Avoiding Emotional Responses

I often post in social media about people who let their emotions get the best of them in situations where they get sucked into confrontations that they could have (SHOULD have) avoided. Usually, those posts involve tragedies where people searching their homes with guns shoot family members or where people who used guns inappropriately get indicted or convicted of crimes.

Some recent examples include an Ohio man who mistakenly killed his son and this man who plead guilty to manslaughter after killing a bystander with an errant round while recklessly shooting at someone who was stealing his vehicle.

This morning, while heading out to run some errands with Wife and Toddler, a foot pursuit broke out right next to our car in our “low crime” neighborhood. A rush of emotions and impulses ran through my head. There have been periods of my life where I looked forward to a good foot pursuit. While the thought of jumping out of the car and joining was quickly dismissed, the thought of driving around to the other side of the block wasn’t so easily passed up. Take the family out of the equation and, regardless of the reserve commission from another In-State jurisdiction, the gun I’m carrying and any experience/training I have, getting out of the car in any way was a non-starter unless I saw a cop that immediately needed physical help. There were already at least three officers involved that I saw at the outset (we had been passed by the third arriving patrol car about a block from the incident).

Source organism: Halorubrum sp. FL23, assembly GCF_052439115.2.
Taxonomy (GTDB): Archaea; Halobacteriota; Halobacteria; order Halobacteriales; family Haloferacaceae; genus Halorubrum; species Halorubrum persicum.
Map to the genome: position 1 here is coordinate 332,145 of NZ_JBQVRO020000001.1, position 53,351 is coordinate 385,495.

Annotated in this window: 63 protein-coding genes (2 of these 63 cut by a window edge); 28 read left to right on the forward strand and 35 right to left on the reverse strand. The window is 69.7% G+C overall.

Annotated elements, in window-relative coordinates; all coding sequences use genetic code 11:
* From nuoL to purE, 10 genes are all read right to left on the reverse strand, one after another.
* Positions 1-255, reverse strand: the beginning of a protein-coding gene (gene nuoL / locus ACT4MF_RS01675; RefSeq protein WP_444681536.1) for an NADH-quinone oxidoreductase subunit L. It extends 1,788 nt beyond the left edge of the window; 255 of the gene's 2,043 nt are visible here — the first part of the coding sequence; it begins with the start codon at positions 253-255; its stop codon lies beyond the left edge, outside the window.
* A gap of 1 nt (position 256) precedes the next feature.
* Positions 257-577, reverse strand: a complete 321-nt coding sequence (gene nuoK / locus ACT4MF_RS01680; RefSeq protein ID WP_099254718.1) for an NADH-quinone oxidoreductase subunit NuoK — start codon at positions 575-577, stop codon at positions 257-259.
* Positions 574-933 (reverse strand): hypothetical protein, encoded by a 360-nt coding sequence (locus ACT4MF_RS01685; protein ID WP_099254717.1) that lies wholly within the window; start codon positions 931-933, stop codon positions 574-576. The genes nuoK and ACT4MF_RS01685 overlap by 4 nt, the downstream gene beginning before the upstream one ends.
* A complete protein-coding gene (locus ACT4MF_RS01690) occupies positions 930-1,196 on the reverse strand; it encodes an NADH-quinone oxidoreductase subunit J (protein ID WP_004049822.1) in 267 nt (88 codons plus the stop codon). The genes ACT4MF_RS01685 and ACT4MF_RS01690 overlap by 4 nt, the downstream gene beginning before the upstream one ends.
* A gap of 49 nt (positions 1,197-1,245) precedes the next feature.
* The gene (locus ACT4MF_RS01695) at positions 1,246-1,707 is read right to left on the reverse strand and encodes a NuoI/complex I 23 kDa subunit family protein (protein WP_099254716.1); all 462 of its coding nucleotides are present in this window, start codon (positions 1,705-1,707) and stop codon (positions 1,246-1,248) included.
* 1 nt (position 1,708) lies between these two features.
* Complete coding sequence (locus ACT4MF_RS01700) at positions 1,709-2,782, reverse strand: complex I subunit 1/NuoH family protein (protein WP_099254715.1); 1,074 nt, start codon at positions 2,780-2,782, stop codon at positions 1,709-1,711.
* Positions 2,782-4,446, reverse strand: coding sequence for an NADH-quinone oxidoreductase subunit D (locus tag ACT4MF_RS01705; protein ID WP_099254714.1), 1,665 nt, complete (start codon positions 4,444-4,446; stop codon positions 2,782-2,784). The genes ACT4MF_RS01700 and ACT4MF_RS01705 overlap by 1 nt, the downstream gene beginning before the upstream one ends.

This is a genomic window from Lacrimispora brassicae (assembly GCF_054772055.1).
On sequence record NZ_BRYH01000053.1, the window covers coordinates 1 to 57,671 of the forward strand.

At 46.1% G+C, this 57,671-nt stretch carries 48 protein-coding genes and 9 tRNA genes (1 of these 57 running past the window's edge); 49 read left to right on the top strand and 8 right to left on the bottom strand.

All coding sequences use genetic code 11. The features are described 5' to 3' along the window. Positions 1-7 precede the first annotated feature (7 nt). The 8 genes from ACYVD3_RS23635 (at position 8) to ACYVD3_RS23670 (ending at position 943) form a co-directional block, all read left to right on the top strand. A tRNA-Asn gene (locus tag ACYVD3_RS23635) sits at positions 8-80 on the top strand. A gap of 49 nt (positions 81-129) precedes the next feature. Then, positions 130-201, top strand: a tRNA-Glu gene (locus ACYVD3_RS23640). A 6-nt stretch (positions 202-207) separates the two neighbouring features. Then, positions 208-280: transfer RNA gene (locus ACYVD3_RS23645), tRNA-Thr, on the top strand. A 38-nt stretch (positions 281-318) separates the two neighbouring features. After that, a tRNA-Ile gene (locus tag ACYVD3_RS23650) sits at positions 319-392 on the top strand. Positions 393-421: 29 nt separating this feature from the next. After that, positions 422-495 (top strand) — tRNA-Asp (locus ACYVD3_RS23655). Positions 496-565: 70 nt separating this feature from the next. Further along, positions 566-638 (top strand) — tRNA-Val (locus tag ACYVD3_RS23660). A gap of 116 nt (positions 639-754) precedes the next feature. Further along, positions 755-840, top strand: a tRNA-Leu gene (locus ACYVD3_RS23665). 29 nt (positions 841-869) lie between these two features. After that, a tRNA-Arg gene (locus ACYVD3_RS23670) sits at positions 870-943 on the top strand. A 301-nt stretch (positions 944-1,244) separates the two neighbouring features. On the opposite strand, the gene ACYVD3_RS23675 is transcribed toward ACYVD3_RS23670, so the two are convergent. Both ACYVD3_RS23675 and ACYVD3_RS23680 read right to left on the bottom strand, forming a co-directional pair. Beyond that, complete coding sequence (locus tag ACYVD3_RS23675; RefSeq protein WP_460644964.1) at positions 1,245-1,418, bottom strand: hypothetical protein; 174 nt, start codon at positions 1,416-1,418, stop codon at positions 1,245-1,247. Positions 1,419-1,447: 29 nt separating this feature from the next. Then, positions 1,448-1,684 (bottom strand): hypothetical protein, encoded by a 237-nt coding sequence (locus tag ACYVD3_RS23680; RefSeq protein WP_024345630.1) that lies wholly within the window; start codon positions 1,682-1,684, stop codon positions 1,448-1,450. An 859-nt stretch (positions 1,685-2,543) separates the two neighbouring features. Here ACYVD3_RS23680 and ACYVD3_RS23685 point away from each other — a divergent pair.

The “be a good witness” option while maintaining the priority of safety for my family and I while minimizing any potential confusion for the on-scene Officers was the right choice. There was a very large open lot adjacent to the block of houses that the pursuit went into. I was able to pull over about 300 yards away and have a clear line of sight down two of the three streets that the pursuit would’ve crossed if it continued. With phone poised to call 911 and report anything I could if the suspect happened to emerge alone and continue on, we sat there for about 60 seconds. Several more patrol cars arrived and we saw nothing else… so, we went and dropped off my dry cleaning. 15 minutes later, we drove back by and I took this pic. I assume they grabbed the guy within 50 yards. No ambulances or flood of officers arriving.

Think about these types of things Ahead of Time so that you might avoid emotional responses! Visualization can be a huge help in this kind of preparation. Just imagine that you see something happening or are experiencing an event that could cause to you to react foolishly out of curiosity, anger, ego or any other negative emotion… and work through the most thoughtful and appropriate response that you would chose outside of the emotional moment.


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One Response to “Avoiding Emotional Responses”

  1. Sasha

    Hence the importance of personal defense. It does not only help the emotions, but to calm down and make the most correct decisions in these and other cases. Also on a personal and self-esteem level, it has helped me a lot. I recommend this book, (en amazon.de) "Meine ganz persönliche Erfahrung", It is a somewhat personal story, but it is very interesting.